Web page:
7. Failing to Consider the Future

Most companies don’t keep the same number of employees at all times. If you own a small business that is predicted to grow, you will likely need more space in a few years — and more furniture.

To ensure your office retains a smooth, consistent appearance, it’s often best to buy additional pieces of furniture in the beginning so it will be there when you add new team members. For companies with 15-30 employees, we recommend purchasing at least 5 extra workstations to accommodate any new employees you hire in the near future.

8. Choosing Office Desks Without Slide-Out Trays

Statistics show that 3 to 6 percent of the population is affected by carpal tunnel syndrome (CTS), a common condition that causes pain and tingling in the hand or arm. The percentage is even higher among office workers who type on a computer keyboard for multiple hours a day.

You can help protect your employees from CTS by investing in computer desks with slide-out trays. This allows the keyboard to sit below the desk surface so users experience less wrist stress while typing. Ideally, trays should be at least 22 to 28 inches from the floor.

9. Buying Furniture That Doesn’t Fit in Your Office

Many businesses fail to measure their space or consider what size furniture fits in that space before purchasing office desks and chairs. In general, you should try to include 4-5’ of space between the wall and any tables or desks.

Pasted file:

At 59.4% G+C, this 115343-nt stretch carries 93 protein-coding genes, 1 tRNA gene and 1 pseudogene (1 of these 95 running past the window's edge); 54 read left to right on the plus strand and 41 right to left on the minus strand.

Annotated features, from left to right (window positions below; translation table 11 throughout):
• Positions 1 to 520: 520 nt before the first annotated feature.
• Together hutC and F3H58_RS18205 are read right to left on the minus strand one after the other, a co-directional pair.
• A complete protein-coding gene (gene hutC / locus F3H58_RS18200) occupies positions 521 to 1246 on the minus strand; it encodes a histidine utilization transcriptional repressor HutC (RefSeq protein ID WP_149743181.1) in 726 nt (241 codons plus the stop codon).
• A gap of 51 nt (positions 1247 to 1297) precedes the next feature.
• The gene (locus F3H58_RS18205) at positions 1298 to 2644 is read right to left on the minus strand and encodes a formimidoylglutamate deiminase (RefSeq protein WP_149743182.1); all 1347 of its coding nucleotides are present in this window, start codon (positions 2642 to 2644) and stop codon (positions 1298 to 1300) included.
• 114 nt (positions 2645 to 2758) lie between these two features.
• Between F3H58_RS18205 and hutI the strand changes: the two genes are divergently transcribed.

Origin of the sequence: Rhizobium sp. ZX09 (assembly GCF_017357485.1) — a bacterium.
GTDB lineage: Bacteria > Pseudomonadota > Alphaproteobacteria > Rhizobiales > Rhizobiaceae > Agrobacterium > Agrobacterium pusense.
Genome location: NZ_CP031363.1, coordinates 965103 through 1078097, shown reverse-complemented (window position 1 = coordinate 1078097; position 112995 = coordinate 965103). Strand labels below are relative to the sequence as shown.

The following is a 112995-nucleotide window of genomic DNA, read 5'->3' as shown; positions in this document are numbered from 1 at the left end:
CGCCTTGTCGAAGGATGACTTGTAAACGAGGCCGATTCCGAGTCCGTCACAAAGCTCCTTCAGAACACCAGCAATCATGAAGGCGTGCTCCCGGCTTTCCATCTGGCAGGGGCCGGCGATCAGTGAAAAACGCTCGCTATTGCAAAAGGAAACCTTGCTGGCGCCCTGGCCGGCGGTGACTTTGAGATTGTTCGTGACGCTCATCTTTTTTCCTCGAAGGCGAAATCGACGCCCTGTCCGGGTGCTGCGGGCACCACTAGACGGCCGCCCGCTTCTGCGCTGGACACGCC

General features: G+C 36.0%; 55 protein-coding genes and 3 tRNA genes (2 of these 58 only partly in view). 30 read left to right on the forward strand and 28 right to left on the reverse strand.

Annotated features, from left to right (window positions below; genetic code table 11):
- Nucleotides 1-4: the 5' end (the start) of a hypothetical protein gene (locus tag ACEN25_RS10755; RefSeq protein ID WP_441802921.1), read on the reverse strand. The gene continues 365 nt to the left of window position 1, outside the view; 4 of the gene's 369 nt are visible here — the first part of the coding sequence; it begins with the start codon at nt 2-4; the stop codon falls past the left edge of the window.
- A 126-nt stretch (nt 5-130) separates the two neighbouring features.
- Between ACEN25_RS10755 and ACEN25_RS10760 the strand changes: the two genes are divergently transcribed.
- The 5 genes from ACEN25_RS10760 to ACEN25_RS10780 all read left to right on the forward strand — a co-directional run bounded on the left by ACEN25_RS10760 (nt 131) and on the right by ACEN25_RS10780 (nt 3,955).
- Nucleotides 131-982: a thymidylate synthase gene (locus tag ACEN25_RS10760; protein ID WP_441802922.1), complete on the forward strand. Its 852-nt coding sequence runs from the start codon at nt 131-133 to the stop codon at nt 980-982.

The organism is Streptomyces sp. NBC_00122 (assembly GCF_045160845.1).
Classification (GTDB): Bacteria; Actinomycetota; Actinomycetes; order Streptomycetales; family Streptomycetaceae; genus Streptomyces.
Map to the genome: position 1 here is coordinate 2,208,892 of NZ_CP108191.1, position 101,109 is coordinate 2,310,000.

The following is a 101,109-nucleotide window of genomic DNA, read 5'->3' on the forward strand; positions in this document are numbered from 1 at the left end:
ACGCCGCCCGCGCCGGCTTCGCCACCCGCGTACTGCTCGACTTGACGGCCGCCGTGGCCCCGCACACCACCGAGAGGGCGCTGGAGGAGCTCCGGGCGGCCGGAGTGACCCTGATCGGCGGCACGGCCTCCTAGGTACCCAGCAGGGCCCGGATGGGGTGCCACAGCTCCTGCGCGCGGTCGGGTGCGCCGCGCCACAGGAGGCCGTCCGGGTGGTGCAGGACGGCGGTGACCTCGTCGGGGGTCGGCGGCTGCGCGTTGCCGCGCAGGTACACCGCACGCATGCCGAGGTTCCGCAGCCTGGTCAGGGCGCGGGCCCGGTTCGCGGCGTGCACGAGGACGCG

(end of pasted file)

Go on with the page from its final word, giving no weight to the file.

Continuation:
For a 15’ x 13’ conference room, we recommend choosing a roughly 60” x 40” table to comfortably accommodate 4-6 people. A 34’ x 14’ room mat requires a 288” x 58” table to seat two dozen people.

10. Not Buying Furniture With a Warranty

Be wary of seemingly good deals on office furniture that don’t include a warranty. If neither the manufacturer nor the vendor offers a warranty, it may be because the furniture is likely to break. Then you’ll have to pay for repairs and replacements yourself.

Most reputable office furniture manufacturers guarantee their products will have no defects for at least a year. If you choose furniture with this sort of warranty, you may actually be saving money in the long run.

11. Buying One-Size-Fits-All

As you probably realize, not every employee is the same size and shape. Unfortunately, standard office furniture does not always take this into consideration. Most non-adjustable office furniture is designed for a 5’9” worker with average proportions, leaving employees who don’t fit that narrow mold at a higher risk of workplace injury and discomfort.

As a minimum, we recommend choosing office chairs and desks with an adjustable height. This ensures employees can keep their feet on the floor and wrists at a comfortable height.

12. Thinking Only About Your Current Arrangement

Many offices rearrange their furniture sooner or later. If your company chooses to do this, you may benefit from modular or reconfigurable office furniture like the Emerge Frame & Tile system. Interchangeable tiles, flexible steel frames, and other innovations can help make changing up your office configuration a breeze.

Everett Office Furniture supplies high-quality new and used office furniture to companies, hospitals, and education settings throughout Snohomish County. Explore our furniture collection or contact us today to find out more about improving your workspace.